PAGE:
I have a frightening backlog of posts and topics (especially after getting the bare minimum up during the traditional Christmas Traffic Crash,though in 2021 the whole year has been something of a crash, but “that way madness lies”), but this Comment of the Day by the ever-provocative and reasonable Extradimensional Cephalopod pushed it’s way to the front of the line on sheer merit.
Here is his/its (EC had never specified his pronouns, and for that I am grateful) COTD on yesterday’s collection of notes, specifically #3 on the ALCU pimping for student loan forgiveness:
I think the whole “student debt” issue should be re-framed.
Q1: Why do so many people need to go to college?
A1a: To learn how to think, in theory.
Rejoinder to A1: They should be learning to think in primary and secondary schools, and in their families and communities.
A1b: To get jobs that require college degrees.
Q2: Why do they need jobs that require college degrees?
A2a: So they don’t have to live in poverty.
Rejoinder to A2a: Something’s wrong with the economy if a person can work a full-time job, college degree or no, and not be able to earn a modest living. We might want to investigate and address the factors that cause that. For all we know, it could be we’re really that overpopulated, or automation really is replacing human jobs.
A2b: So that their community can have voices and influence among the rich and powerful.
Rejoinder to A2b: The rich and powerful already have undue influence, in my opinion; I’m not sure that changing their demographics is going to benefit anyone. A better version of my hypothetical answer is that it would enable members of a community who reach a higher socioeconomic status to mentor and connect other members of their community, increasing social mobility for the entire community. I can get behind that. If we know that’s what we want, there’s many ways to do that.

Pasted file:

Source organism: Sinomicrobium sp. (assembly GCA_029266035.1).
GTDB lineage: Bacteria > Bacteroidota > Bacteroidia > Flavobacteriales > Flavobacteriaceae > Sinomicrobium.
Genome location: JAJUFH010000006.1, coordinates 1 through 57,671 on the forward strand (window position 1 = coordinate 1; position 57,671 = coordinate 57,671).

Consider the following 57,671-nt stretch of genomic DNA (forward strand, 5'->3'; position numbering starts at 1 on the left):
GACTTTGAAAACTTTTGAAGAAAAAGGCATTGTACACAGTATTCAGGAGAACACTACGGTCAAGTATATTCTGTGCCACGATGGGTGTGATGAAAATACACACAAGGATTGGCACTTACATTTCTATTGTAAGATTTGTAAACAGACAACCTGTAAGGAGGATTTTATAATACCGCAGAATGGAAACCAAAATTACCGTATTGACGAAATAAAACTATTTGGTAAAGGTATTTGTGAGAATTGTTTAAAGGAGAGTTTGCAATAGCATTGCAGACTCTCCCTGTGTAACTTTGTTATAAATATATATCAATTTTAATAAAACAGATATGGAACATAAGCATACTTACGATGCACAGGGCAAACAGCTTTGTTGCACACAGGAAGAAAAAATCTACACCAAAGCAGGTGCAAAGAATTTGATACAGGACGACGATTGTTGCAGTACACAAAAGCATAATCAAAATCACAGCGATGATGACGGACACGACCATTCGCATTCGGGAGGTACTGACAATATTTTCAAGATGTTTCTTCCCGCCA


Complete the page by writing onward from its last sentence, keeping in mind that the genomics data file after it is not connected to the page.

Q3: Why do so many jobs require college degrees?
A3: They don’t, but education inflation means it’s convenient to select for people who have college degrees over people who don’t. Most of the degrees aren’t even directly relevant for the work people end up doing.
Addendum to A3: Maybe we should have a way of identifying what core skills we want people to know and how they can build on them in different directions or adapt them to various purposes. That way people will be prepared for multiple types of career.
Addendum to addendum to A3: Picking up the basics of a new field isn’t hard enough to justify the expense of a college degree anymore, in my opinion; it’s calibrating those skills to effectively apply them to problems in that field that’s the difficult part. People barely get that calibration from college anyway, in my experience, so I’m not sure what the big deal about college is. Online courses seem to have have become as effective as college, if not more. Once a person has got the basics, they have to calibrate them on the job like anyone else. Companies failing to mentor their employees is another story…
In short, once again humans are arguing about how much money to throw at a problem when they don’t have a clear idea of how the solution is supposed to work or even what a desired outcome would look like. So much human potential is locked up in conflicts where people don’t understand what anyone wants, including themselves.
I’m going to have to step in so people can at least learn how to talk about how to run a civilization. Then we can start collaborating on the messy details.